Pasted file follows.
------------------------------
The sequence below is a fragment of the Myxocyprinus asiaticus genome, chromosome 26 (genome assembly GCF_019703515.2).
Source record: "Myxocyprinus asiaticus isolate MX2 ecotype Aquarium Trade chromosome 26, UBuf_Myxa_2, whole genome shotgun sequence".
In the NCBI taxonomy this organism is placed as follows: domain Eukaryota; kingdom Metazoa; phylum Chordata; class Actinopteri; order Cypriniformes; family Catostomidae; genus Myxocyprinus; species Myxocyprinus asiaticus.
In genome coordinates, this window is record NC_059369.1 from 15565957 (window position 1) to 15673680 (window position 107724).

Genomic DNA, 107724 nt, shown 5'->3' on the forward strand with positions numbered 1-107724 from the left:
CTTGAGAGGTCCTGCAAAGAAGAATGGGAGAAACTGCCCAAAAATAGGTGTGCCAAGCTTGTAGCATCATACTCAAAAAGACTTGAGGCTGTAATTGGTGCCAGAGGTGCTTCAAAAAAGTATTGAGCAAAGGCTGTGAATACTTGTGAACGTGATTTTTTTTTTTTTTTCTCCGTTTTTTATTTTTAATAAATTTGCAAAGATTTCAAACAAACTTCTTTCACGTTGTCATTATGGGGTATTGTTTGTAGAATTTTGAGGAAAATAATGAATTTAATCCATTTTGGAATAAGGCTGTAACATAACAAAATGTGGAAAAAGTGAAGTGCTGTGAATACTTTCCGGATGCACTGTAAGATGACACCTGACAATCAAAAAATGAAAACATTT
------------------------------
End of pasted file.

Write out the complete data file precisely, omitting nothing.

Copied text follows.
The sequence below is a fragment of the Myxocyprinus asiaticus genome, chromosome 26 (genome assembly GCF_019703515.2).
Source record: "Myxocyprinus asiaticus isolate MX2 ecotype Aquarium Trade chromosome 26, UBuf_Myxa_2, whole genome shotgun sequence".
In the NCBI taxonomy this organism is placed as follows: domain Eukaryota; kingdom Metazoa; phylum Chordata; class Actinopteri; order Cypriniformes; family Catostomidae; genus Myxocyprinus; species Myxocyprinus asiaticus.
In genome coordinates, this window is record NC_059369.1 from 15565957 (window position 1) to 15673680 (window position 107724).

Genomic DNA, 107724 nt, shown 5'->3' on the forward strand with positions numbered 1-107724 from the left:
CTTGAGAGGTCCTGCAAAGAAGAATGGGAGAAACTGCCCAAAAATAGGTGTGCCAAGCTTGTAGCATCATACTCAAAAAGACTTGAGGCTGTAATTGGTGCCAGAGGTGCTTCAAAAAAGTATTGAGCAAAGGCTGTGAATACTTGTGAACGTGATTTTTTTTTTTTTTTCTCCGTTTTTTATTTTTAATAAATTTGCAAAGATTTCAAACAAACTTCTTTCACGTTGTCATTATGGGGTATTGTTTGTAGAATTTTGAGGAAAATAATGAATTTAATCCATTTTGGAATAAGGCTGTAACATAACAAAATGTGGAAAAAGTGAAGTGCTGTGAATACTTTCCGGATGCACTGTAAGATGACACCTGACAATCAAAAAATGAAAACATTT